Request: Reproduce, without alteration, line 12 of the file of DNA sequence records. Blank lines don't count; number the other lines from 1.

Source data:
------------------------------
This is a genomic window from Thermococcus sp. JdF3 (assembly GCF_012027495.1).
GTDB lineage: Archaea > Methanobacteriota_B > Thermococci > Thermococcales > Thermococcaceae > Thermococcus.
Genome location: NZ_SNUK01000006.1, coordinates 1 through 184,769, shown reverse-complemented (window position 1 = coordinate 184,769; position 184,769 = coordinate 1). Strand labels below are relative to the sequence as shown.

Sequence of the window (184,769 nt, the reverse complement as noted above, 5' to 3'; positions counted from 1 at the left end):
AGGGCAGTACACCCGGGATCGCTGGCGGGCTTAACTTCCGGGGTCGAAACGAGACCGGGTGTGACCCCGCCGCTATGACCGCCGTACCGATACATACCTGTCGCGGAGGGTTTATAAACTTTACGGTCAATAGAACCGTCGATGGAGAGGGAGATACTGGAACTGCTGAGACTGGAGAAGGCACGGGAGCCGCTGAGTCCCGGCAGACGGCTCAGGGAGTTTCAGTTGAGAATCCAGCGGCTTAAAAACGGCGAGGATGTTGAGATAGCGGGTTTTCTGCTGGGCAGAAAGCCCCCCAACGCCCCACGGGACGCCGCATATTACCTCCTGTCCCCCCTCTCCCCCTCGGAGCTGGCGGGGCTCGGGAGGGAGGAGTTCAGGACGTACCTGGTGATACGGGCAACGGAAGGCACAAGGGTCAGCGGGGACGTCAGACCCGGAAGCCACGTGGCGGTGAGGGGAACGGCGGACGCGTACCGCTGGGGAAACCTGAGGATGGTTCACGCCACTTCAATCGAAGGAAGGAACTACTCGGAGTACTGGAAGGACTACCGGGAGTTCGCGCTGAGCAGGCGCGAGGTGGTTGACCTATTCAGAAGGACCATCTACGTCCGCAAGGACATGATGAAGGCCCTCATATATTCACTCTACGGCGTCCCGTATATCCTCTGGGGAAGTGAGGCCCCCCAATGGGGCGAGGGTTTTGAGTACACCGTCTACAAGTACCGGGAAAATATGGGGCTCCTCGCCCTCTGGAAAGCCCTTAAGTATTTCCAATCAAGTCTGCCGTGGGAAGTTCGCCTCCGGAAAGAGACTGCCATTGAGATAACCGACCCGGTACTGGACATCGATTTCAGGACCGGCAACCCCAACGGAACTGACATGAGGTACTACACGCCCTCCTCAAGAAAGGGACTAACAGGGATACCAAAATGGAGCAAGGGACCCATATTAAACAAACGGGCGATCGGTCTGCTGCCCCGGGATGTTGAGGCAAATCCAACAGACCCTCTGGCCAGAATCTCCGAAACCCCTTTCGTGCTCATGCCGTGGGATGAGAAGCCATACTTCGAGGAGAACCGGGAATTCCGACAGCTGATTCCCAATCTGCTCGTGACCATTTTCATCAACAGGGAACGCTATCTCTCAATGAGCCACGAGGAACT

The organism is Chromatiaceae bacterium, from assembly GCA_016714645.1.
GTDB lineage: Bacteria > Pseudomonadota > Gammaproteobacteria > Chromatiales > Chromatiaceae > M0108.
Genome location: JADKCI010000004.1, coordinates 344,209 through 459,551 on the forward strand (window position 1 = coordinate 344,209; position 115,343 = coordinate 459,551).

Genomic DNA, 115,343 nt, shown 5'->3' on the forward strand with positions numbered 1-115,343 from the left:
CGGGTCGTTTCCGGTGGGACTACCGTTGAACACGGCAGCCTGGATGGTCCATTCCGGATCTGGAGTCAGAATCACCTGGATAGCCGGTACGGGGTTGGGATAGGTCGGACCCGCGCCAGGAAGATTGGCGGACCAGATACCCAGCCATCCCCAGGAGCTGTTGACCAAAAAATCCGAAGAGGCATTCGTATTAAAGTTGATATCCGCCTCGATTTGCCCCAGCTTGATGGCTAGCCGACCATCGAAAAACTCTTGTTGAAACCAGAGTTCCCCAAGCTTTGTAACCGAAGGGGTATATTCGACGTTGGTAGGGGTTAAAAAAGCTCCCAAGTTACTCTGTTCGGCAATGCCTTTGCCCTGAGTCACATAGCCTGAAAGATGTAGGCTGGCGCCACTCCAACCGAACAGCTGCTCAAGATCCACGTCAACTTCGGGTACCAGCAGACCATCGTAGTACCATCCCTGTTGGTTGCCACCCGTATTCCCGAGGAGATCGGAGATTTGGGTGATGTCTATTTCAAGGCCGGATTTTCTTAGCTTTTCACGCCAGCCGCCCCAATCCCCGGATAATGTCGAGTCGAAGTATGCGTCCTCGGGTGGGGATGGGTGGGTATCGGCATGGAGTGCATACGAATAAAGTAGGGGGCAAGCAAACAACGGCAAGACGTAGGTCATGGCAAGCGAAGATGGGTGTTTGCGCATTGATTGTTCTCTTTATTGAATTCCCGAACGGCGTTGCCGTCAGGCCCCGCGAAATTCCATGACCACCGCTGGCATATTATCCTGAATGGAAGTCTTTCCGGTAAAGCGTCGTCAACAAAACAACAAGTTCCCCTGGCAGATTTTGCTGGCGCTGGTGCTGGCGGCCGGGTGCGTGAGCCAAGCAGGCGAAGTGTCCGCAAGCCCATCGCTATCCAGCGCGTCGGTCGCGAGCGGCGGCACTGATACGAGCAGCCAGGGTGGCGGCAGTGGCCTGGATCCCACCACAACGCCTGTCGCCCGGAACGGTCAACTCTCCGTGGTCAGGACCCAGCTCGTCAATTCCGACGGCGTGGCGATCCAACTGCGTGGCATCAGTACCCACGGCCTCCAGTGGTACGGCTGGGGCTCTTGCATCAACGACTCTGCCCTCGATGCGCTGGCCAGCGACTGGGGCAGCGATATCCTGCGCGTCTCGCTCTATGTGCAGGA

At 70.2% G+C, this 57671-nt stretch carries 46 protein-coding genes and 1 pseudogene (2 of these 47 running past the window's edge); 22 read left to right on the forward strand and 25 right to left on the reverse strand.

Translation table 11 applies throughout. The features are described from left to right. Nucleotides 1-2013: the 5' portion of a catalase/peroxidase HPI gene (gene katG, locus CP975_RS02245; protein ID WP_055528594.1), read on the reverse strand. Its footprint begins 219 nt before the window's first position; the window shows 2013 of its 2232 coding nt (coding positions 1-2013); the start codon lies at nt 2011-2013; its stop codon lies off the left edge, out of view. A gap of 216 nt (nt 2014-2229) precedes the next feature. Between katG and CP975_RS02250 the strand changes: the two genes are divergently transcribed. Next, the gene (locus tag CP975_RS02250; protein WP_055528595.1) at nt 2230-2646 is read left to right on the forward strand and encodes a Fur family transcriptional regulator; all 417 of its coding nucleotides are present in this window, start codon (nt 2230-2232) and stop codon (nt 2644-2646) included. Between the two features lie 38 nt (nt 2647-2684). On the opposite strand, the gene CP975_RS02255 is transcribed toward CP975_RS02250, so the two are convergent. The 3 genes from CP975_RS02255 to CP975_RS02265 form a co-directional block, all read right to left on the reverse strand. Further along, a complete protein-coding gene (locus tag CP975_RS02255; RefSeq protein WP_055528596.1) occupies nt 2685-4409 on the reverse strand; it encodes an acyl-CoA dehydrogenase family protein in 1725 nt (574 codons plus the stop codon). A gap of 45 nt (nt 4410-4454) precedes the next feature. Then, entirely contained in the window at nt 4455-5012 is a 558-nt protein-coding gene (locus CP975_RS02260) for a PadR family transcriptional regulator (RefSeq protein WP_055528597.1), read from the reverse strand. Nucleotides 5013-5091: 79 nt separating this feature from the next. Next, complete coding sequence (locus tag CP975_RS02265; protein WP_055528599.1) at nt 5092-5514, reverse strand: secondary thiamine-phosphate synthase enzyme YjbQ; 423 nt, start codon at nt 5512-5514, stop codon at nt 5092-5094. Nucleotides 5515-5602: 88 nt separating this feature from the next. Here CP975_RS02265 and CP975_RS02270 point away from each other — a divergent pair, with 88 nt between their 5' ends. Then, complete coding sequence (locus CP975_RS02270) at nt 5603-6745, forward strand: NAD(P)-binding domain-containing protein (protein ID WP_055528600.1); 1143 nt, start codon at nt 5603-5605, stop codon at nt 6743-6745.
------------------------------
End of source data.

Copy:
Translation table 11 applies throughout. The features are described from left to right. Nucleotides 1-2013: the 5' portion of a catalase/peroxidase HPI gene (gene katG, locus CP975_RS02245; protein ID WP_055528594.1), read on the reverse strand. Its footprint begins 219 nt before the window's first position; the window shows 2013 of its 2232 coding nt (coding positions 1-2013); the start codon lies at nt 2011-2013; its stop codon lies off the left edge, out of view. A gap of 216 nt (nt 2014-2229) precedes the next feature. Between katG and CP975_RS02250 the strand changes: the two genes are divergently transcribed. Next, the gene (locus tag CP975_RS02250; protein WP_055528595.1) at nt 2230-2646 is read left to right on the forward strand and encodes a Fur family transcriptional regulator; all 417 of its coding nucleotides are present in this window, start codon (nt 2230-2232) and stop codon (nt 2644-2646) included. Between the two features lie 38 nt (nt 2647-2684). On the opposite strand, the gene CP975_RS02255 is transcribed toward CP975_RS02250, so the two are convergent. The 3 genes from CP975_RS02255 to CP975_RS02265 form a co-directional block, all read right to left on the reverse strand. Further along, a complete protein-coding gene (locus tag CP975_RS02255; RefSeq protein WP_055528596.1) occupies nt 2685-4409 on the reverse strand; it encodes an acyl-CoA dehydrogenase family protein in 1725 nt (574 codons plus the stop codon). A gap of 45 nt (nt 4410-4454) precedes the next feature. Then, entirely contained in the window at nt 4455-5012 is a 558-nt protein-coding gene (locus CP975_RS02260) for a PadR family transcriptional regulator (RefSeq protein WP_055528597.1), read from the reverse strand. Nucleotides 5013-5091: 79 nt separating this feature from the next. Next, complete coding sequence (locus tag CP975_RS02265; protein WP_055528599.1) at nt 5092-5514, reverse strand: secondary thiamine-phosphate synthase enzyme YjbQ; 423 nt, start codon at nt 5512-5514, stop codon at nt 5092-5094. Nucleotides 5515-5602: 88 nt separating this feature from the next. Here CP975_RS02265 and CP975_RS02270 point away from each other — a divergent pair, with 88 nt between their 5' ends. Then, complete coding sequence (locus CP975_RS02270) at nt 5603-6745, forward strand: NAD(P)-binding domain-containing protein (protein ID WP_055528600.1); 1143 nt, start codon at nt 5603-5605, stop codon at nt 6743-6745.